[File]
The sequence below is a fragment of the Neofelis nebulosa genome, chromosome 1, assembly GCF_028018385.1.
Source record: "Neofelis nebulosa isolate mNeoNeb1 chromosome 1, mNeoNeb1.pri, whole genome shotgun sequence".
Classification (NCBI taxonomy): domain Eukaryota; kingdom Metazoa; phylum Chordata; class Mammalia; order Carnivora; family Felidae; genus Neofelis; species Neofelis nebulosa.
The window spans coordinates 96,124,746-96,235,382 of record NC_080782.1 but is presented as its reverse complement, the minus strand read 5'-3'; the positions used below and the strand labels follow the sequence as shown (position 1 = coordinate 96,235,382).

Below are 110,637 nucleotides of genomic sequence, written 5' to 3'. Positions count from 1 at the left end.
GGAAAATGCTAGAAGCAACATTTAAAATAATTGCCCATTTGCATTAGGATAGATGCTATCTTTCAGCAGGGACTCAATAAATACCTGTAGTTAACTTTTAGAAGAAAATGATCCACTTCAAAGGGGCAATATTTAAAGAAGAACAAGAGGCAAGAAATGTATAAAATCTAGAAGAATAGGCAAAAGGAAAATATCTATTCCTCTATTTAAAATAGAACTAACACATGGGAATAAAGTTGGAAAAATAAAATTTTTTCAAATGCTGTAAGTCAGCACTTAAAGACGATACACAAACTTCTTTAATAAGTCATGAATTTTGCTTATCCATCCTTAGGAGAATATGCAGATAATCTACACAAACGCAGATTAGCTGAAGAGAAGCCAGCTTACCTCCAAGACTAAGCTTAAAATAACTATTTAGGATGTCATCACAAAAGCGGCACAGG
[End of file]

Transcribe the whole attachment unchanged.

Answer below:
The sequence below is a fragment of the Neofelis nebulosa genome, chromosome 1, assembly GCF_028018385.1.
Source record: "Neofelis nebulosa isolate mNeoNeb1 chromosome 1, mNeoNeb1.pri, whole genome shotgun sequence".
Classification (NCBI taxonomy): domain Eukaryota; kingdom Metazoa; phylum Chordata; class Mammalia; order Carnivora; family Felidae; genus Neofelis; species Neofelis nebulosa.
The window spans coordinates 96,124,746-96,235,382 of record NC_080782.1 but is presented as its reverse complement, the minus strand read 5'-3'; the positions used below and the strand labels follow the sequence as shown (position 1 = coordinate 96,235,382).

Below are 110,637 nucleotides of genomic sequence, written 5' to 3'. Positions count from 1 at the left end.
GGAAAATGCTAGAAGCAACATTTAAAATAATTGCCCATTTGCATTAGGATAGATGCTATCTTTCAGCAGGGACTCAATAAATACCTGTAGTTAACTTTTAGAAGAAAATGATCCACTTCAAAGGGGCAATATTTAAAGAAGAACAAGAGGCAAGAAATGTATAAAATCTAGAAGAATAGGCAAAAGGAAAATATCTATTCCTCTATTTAAAATAGAACTAACACATGGGAATAAAGTTGGAAAAATAAAATTTTTTCAAATGCTGTAAGTCAGCACTTAAAGACGATACACAAACTTCTTTAATAAGTCATGAATTTTGCTTATCCATCCTTAGGAGAATATGCAGATAATCTACACAAACGCAGATTAGCTGAAGAGAAGCCAGCTTACCTCCAAGACTAAGCTTAAAATAACTATTTAGGATGTCATCACAAAAGCGGCACAGG